Holidays

Friday repost: Christmas and the Sun of God

Every Friday I dig into the archives to repost something of meaning in today’s world. Today I offer this alternative history of the religion of Christmas – please note that I mean no disrespect to any individual religion and apologize in advance for any of my readers who are offended.

astrotheology christmas
The fact that our Judeo-Christian mythos is a derivation of earlier religions and legends has moved into the mainstream, and the idea that the divinity of Jesus has parallels with other gods is no longer a shocking idea.  Most of us realize now that Jesus wasn’t born on Christmas day – shepherds don’t watch their flocks in December, even in ancient Judea – and that the Christmas holiday was adopted because it was already being celebrated as the Winter Solstice in the pagan world.

The Winter Solstice is celebrated as the time when the dying god (the Sun) is resurrected again – the Sun is reborn and the days begin to lengthen.  From the book The Christ Conspiracy:

# The sun “dies” for three days at the winter solstice, to be born again on December 25th.

# The Sun of God is “born of a virgin,” which refers to both the new or “virgin” moon and the constellation of Virgo.

# The Sun’s “birth” is attended by the “bright star,” either Sirius/Sothis or the planet Venus, and by the “Three Kings,” representing the three stars in the belt of Orion.

# The sun at its’ zenith, or 12 noon, is in the house or heavenly temple of the “Most High;” thus, “he” begins “his father’s work” at “age” 12. Jordan Maxwell relates, “At that point, all Egypt offered prayers to the “Most High God.”

# The Sun enters […]

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By |2019-12-22T08:50:58-05:00December 27th, 2019|Holidays|7 Comments

The meaning of the Winter Solstice

art by Wendy Andrews

For millenia, the December solstice has been celebrated in the northern hemisphere as the time of the return of the Sun. Called Yule in the Celtic lands and Shab-e-Yalda by Persians, among others, the return of the Sun was worshiped as a god -in the Celtic lands the Oak King was the resurrected god, and in Persia it was Yalda, or Mithras.  In Rome the celebrations of Saturnalia and Sol Invictus was celebrated on December 25th, and while only the Sol Invictus was connected to the Sun god, it’s clear that these celebrations honored the return of the Sun.  In fact the word “solstice” comes from the Latin word for Sun (sol) and sistere (to stand still) – at the Solstice the apparent motion of the Sun literally stands still and then, out of darkness, new light is born.  At the Winter Solstice, the Sun emerges victorious over darkness.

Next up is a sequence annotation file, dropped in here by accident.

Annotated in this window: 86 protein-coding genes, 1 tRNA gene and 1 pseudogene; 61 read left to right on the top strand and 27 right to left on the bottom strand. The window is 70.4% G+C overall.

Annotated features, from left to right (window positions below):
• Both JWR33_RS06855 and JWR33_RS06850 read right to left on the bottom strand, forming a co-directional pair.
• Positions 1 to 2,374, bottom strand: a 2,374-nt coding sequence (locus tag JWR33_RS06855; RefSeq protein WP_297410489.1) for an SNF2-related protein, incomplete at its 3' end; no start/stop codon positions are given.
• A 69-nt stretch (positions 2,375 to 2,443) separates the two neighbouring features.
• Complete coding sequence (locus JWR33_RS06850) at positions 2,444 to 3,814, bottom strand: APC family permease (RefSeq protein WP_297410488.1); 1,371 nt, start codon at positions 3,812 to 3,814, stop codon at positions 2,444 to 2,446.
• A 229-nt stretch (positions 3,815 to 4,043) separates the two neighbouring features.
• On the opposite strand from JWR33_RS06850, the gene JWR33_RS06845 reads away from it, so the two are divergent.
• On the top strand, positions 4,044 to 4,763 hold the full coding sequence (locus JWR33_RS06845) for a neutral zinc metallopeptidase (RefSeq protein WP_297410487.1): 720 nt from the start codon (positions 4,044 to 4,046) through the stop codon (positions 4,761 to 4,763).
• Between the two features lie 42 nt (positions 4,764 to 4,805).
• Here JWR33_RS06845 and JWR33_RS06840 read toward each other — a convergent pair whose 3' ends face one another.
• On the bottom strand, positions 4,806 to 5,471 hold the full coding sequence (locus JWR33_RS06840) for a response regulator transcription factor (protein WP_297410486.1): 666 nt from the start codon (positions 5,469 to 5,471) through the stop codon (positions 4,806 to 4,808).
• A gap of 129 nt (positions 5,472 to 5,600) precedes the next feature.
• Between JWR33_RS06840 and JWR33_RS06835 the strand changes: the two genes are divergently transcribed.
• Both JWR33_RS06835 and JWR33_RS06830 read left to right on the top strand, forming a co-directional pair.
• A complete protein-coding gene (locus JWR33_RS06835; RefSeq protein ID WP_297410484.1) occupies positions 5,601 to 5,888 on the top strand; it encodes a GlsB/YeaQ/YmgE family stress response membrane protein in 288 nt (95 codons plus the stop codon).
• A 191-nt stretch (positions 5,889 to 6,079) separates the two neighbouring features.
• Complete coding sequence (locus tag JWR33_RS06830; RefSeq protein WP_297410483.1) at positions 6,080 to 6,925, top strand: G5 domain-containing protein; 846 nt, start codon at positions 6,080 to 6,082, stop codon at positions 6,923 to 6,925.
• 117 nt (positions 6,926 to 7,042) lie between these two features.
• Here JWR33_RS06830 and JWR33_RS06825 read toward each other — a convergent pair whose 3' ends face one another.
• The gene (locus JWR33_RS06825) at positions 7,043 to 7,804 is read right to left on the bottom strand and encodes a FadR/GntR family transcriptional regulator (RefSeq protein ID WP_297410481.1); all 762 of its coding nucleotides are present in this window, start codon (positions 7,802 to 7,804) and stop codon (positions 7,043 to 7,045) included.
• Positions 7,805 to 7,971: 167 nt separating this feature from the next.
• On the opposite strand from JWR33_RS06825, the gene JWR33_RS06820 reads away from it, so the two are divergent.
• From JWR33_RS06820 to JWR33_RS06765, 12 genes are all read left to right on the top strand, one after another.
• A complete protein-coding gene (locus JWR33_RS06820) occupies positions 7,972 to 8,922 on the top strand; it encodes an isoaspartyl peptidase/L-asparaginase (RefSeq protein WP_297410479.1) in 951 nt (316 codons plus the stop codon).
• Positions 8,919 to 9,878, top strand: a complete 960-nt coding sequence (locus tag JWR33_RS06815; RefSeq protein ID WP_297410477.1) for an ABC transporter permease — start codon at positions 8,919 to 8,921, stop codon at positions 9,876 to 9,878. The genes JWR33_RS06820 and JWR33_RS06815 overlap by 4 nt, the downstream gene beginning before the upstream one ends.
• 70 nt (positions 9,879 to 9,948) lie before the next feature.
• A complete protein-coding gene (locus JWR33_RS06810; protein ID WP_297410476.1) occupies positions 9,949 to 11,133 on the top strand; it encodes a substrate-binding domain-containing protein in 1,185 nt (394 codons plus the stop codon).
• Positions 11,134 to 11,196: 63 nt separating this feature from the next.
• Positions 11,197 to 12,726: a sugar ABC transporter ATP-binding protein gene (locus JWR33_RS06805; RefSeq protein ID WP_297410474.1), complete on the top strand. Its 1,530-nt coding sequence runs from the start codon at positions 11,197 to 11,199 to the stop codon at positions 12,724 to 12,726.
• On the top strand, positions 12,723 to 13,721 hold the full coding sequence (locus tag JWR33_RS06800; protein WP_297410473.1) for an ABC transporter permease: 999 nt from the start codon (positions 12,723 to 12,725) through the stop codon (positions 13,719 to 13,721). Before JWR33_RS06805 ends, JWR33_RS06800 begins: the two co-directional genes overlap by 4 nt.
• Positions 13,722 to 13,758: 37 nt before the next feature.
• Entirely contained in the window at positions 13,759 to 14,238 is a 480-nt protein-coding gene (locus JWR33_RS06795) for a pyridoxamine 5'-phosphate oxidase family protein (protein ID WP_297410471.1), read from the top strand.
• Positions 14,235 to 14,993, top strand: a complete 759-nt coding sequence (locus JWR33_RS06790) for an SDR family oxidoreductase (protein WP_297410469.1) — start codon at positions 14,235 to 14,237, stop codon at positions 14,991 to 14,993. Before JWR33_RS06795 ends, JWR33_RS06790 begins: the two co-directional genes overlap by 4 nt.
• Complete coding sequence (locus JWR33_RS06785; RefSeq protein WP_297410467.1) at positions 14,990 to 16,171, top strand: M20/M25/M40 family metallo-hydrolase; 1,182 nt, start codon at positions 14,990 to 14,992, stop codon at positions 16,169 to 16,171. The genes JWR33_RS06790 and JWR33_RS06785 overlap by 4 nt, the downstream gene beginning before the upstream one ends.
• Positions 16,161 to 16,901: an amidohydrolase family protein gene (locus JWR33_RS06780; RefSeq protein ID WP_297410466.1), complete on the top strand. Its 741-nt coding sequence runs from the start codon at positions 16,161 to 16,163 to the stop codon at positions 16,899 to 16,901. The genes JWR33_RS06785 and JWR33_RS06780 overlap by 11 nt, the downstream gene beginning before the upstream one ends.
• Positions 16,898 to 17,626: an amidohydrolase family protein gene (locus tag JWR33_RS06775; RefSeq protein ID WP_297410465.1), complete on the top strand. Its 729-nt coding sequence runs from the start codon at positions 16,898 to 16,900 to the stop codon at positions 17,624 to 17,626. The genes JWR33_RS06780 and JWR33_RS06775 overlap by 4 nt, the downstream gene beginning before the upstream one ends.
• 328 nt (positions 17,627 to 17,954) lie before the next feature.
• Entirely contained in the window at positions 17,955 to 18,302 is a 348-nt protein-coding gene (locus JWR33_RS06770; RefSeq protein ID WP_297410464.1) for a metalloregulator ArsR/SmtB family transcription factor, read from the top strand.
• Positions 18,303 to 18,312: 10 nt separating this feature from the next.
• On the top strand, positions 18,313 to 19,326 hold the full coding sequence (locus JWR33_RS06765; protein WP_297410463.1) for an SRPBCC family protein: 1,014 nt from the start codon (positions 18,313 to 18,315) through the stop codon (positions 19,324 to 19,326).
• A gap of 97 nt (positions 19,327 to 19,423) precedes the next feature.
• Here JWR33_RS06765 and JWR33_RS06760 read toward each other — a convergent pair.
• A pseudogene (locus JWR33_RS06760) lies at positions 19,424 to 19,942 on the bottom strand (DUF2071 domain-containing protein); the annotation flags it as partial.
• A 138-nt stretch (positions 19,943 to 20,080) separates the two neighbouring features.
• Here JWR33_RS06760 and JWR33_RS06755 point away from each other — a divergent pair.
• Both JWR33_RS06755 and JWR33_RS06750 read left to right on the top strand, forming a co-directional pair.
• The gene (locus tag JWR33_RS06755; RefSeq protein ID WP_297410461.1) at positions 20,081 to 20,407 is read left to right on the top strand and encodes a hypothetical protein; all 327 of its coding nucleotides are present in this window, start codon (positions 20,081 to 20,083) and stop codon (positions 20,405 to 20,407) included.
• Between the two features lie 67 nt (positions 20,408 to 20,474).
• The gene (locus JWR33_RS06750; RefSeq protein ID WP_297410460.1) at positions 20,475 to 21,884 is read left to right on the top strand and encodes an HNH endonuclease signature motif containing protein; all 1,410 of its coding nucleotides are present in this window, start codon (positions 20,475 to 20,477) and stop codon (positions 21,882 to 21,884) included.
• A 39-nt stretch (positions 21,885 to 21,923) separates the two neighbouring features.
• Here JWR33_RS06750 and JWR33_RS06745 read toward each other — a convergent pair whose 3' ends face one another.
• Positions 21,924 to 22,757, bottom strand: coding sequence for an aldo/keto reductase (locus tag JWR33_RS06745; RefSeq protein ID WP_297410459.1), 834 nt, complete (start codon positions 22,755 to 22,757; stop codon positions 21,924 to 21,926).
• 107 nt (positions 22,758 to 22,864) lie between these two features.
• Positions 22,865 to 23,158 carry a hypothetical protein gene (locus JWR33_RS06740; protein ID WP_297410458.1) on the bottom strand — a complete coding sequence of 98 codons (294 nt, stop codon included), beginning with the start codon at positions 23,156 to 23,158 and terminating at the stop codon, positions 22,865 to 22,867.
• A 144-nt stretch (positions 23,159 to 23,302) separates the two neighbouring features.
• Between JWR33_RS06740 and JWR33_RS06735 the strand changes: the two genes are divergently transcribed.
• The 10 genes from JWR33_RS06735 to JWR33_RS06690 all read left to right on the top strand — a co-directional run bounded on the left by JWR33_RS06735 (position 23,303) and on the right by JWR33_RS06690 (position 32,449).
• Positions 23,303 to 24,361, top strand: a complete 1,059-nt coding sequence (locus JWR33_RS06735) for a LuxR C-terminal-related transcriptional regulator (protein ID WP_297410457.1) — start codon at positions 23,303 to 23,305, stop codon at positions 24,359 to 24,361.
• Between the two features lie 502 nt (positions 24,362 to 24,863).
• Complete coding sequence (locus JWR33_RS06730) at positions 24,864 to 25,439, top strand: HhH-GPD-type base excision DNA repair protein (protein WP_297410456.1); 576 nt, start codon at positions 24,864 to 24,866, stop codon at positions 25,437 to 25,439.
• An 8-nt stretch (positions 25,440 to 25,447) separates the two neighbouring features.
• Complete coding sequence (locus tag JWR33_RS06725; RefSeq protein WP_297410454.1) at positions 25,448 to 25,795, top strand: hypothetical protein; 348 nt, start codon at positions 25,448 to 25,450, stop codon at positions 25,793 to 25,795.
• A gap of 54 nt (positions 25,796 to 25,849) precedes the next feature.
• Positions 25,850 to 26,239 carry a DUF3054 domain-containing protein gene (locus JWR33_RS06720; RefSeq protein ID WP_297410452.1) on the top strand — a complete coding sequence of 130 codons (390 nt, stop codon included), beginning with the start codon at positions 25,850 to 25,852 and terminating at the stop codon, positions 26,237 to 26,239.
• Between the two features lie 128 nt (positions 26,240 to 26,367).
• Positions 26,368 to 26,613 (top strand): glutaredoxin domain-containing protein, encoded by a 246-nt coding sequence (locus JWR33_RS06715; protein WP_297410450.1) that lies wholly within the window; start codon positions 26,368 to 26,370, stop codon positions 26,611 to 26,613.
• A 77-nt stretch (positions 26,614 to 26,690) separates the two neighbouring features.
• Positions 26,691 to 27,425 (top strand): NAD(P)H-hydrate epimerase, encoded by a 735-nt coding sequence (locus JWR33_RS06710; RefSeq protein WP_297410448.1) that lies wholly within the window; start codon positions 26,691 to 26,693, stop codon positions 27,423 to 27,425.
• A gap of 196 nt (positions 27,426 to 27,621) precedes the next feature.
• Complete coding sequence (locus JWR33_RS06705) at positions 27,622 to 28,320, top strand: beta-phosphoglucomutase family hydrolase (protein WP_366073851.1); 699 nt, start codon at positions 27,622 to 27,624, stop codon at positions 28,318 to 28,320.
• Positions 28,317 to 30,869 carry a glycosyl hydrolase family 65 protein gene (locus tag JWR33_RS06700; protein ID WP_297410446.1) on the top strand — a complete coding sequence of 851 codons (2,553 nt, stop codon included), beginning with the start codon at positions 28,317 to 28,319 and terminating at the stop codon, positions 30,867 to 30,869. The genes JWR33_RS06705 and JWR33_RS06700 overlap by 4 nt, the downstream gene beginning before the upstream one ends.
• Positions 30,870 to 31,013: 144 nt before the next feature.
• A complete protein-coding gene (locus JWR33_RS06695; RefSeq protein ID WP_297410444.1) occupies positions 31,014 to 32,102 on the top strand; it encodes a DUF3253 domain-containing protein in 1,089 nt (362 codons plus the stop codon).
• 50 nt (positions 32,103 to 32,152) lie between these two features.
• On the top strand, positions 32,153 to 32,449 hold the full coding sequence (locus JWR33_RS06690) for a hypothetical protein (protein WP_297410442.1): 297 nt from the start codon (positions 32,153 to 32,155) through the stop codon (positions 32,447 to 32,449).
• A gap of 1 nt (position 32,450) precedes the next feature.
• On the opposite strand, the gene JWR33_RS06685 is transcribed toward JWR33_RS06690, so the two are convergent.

The solstices celebrate the waxing and waning of the year – just as in the lunar cycle we celebrate the New and Full Moons, in the solar cycle we celebrate the shortest day as the return of the Sun and the beginning of the new year.  The culmination of the solar cycle is at the opposite solstice, with the quarter points of the equinoxes, when light and dark are in balance, are equivalent to the waxing and waning squares, similar to the waxing and waning squares of the lunar cycle.  Honoring both the solar and lunar cycles helps to keep us in touch with the cycles of nature even in today’s world in which we are […]
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By |2019-12-23T11:02:12-05:00December 20th, 2019|Holidays|3 Comments

The magic of Samhain and the journey to Hallowe’en

Art by Wendy Andrews

I just returned from a trip to Ireland, where the holiday of Hallowe’en is said to have originated with the ancient Celts who called this holiday Samhain, or “summer’s end”.  Traditionally the holiday was celebrated on November 1st, but some sources say that the festival lasted seven days, or even nine days.  In Ireland there was a huge assembly at Tara where the kings met to craft their laws and the common people held celebration.

In medieval Europe the pagan (country) people celebrated the the midpoint of the fixed signs as periods of power.  These times correspond to the fixed signs of Aquarius (Brigid in February), Taurus (Beltane in May), Leo (Lugh in July) and Samhain (pronounced Sow’en) in October for Scorpio.  These times exactly between the solstices and equinoxes, and are called the “cross-quarter” days.  Early Catholic leaders adopted the festival of Samhain as All Saints Day and christianized the holiday to encourage praying for the souls of the departed.